Fluorine

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Fluorine
Chemical formula F
Atomic Number
OTP appearance yellowish gas 
Molar Mass(g/mol) 19 
Melting Point(°C) -220 
Boiling Point(°C) -188 
Density(g/cc) 0.0017
NFPA 704
NFPA704.png
0
4
4
OW

It's worth noting up front that elemental fluorine and hydrofluoric acid are ridiculously dangerous, being highly reactive and highly toxic. Elemental fluorine is rarely required, normal usage is as a fluoride ion. (AlF3, NaF, KMgF4) There is an actual term "Fluorine Martyr" to describe the substantial number of scientists who were killed or maimed trying to isolate elemental fluorine.

Uses

Primary

  • Powerful halogen
  • Essential to many medicines
  • Alternative to chlorine for aluminum electrolysis
  • Present in most highly resistant plastics (Teflon, PTFE, etc)

Natural Occurrence

  • Elemental fluorine does not gnerally occur in nature
    • the lone exception is the mineral antozonite[1]
  • Fluorine occurs in the minerals fluorite and fluorapatite.

Hazards

Like chlorine, only many times worse.

  • highly reactive and very toxic.
  • explosive in the presence of hydrogen gas.

Precautions

It's hopelessly dangerous, but if you must...

  • Making containers out of fluorite to start with
  • Copper containers can be passivated by controlled exposure to fluorine, forming a passivating layer of copper fluoride

Production

N. B. Hopefully no elemental fluorine will ever be required by this project.

Synthesis

Chemical

  1. Produce potassium hexafluoromanganate(IV) by the controlled reduction of potassium permanganate, potassium fluoride, hydrofluoric acid and hydrogen peroxide. This is really Manganese(IV) fluoride with two potassium fluorides added on.
    2 KMnO4 + 2 KF + 10 HF + 3 H2O2 2 K2MnF6 + 8 H2O + 3 O2
  2. Produce Antimony pentafluoride: from bubbling hydrogen fluoride throughantimony pentachloride and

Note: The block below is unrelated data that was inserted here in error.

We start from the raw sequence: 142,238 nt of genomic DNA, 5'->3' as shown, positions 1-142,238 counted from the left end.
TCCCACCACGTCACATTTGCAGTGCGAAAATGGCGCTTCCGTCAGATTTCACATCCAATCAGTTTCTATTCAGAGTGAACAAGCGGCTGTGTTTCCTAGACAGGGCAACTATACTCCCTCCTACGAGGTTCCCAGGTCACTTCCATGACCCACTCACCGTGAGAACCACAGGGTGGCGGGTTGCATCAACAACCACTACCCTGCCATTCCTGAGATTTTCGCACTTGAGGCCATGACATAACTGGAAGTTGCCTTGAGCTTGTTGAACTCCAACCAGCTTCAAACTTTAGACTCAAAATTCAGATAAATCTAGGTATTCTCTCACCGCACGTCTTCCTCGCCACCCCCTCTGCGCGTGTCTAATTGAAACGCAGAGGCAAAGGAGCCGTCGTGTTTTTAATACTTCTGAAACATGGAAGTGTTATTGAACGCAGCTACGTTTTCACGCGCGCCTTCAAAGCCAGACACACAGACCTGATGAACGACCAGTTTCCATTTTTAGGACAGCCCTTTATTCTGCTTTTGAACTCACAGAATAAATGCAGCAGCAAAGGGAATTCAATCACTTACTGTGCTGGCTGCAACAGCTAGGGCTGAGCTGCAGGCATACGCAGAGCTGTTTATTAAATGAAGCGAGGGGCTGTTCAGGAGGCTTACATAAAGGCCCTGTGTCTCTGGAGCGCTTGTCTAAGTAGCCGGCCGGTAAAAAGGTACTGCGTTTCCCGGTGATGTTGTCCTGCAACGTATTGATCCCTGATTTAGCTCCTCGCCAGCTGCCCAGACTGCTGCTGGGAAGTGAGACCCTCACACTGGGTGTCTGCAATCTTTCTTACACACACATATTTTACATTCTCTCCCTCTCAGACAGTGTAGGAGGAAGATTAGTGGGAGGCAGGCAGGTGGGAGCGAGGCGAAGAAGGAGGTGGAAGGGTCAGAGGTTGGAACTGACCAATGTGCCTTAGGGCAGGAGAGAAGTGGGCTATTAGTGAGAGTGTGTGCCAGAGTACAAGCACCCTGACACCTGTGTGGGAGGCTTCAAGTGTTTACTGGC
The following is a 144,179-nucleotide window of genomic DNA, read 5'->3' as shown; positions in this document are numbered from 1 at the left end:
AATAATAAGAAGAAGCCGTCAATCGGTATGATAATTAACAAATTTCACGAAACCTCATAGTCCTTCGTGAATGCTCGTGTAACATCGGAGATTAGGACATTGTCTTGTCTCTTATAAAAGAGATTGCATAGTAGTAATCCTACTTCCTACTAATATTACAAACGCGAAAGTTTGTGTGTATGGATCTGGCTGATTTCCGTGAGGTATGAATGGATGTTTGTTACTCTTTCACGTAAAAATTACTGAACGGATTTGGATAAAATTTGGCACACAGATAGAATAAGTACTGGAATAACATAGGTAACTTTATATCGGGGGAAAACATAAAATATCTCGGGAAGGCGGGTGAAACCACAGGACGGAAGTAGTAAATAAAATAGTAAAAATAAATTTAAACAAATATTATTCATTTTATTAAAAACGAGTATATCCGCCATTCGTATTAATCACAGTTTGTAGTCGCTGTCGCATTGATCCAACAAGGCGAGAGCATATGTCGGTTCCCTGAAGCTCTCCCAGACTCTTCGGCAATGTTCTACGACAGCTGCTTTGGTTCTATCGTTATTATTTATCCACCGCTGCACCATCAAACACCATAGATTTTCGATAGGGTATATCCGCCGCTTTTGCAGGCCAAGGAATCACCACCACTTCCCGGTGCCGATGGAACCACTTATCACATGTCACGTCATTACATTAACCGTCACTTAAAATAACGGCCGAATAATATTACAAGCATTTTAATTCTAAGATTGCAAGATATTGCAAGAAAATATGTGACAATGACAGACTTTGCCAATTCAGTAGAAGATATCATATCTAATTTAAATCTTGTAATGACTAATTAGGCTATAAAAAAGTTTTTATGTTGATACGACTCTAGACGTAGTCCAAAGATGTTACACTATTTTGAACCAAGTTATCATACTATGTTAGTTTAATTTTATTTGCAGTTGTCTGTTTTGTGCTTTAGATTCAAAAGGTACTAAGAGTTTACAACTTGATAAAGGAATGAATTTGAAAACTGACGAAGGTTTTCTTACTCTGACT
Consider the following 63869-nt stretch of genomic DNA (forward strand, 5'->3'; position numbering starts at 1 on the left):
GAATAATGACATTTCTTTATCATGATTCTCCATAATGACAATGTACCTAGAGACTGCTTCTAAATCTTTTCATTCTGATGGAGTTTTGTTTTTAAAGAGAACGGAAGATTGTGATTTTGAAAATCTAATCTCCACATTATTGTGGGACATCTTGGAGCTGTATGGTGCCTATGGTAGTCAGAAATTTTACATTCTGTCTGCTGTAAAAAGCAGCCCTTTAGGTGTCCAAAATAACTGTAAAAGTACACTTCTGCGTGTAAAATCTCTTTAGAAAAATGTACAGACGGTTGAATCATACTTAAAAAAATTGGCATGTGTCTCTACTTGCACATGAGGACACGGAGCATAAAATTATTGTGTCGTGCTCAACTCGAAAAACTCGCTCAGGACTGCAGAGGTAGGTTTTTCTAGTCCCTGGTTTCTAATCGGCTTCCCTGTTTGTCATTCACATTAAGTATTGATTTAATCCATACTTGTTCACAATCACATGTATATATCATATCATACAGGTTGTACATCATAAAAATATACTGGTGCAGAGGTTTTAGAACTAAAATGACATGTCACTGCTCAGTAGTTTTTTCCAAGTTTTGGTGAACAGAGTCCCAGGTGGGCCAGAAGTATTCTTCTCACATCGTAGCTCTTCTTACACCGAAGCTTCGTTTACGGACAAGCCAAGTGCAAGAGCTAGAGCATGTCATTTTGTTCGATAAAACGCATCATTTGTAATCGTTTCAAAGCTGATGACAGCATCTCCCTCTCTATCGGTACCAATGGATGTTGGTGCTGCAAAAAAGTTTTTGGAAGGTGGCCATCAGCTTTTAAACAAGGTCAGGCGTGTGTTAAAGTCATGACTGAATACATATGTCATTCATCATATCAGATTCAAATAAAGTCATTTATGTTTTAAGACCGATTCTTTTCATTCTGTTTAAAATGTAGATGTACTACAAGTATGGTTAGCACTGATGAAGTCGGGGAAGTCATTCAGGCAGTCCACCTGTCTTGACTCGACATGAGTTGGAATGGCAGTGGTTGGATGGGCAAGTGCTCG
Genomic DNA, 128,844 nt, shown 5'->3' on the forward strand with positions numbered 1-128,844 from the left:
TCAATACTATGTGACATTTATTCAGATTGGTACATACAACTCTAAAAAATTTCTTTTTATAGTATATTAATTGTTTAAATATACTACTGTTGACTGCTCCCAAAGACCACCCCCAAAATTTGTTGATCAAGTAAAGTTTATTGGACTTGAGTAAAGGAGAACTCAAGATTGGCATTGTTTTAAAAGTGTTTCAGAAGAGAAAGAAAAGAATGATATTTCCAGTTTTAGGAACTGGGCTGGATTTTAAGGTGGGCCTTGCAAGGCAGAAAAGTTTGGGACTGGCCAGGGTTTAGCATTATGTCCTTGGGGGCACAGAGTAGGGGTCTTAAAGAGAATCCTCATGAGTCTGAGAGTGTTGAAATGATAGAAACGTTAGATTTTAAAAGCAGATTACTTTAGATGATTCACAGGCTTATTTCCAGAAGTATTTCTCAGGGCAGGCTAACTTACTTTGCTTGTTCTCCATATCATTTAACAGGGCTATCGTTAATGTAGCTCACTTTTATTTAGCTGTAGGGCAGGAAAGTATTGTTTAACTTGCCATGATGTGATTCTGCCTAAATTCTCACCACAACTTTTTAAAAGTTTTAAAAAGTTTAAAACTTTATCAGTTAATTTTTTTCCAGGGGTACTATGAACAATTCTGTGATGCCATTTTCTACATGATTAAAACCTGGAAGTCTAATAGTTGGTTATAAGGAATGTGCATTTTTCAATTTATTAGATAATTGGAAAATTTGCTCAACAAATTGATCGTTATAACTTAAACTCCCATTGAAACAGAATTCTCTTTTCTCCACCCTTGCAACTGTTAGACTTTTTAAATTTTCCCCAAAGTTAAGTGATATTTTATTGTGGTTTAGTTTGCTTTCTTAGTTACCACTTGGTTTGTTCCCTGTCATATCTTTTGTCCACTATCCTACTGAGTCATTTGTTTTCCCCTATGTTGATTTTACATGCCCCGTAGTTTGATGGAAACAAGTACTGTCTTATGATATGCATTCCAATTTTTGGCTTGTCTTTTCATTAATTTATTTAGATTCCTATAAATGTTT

SbCl5(l) + 5 HF(g) SbF5(l) + 5 HCl(g)
  3. Combine potassium hexafluoromanganate(IV) and antimony pentafluoride, producing elemental fluorine
    2 K2MnF6(s) + 4 SbF5(l) 4 KSbF6 + 2 MnF3 + F2

Electrolysis

  1. Combine potassium hydroxide and hydrogen fluoride
    KOH + 2 HF KHF2 + H2O
  2. Remove the water
  3. Combine with additional hydrogen fluoride
    KHF2 + HF KH2F3
  4. Electrolyze, producing hydrogen and fluorine
    2 KH2F3(l)
    {
    -50°C}
    2 KHF2 + H2(g) + F2(g)

Purification

Testing

Storage

  • Elemental Fluorine can be stored in passivated metals and teflon
  • More practically, it can be "stored" as mercury (II) fluoride (HgF2) simply by exposing a mercury halide or oxide to fluorine gas. Mercury (II) fluoride thermally decomposes into Mercury vapor and fluorine at 645°C
    2 HgF2(s)
    {
    645°C}
    2 HgF(g) + F2(f)
    quickly followed (at that temperature) by
    2 HgF(g)
    {
    570°C}
    2 Hg(g) + F2
    which represents complete dissociation into gaseous mercury and fuorine.
  • Cooling these gases below 350°C condenses the mercury leaving the fluorine

See Also

References

  1. Fellet, Melissae (2012) "Smelly Rocks: Researchers Reveal The Source of “Stinkspar” Stench"
    Nature 
    DOI:10.1038/nature.2012.10992
    link courtesy Nature.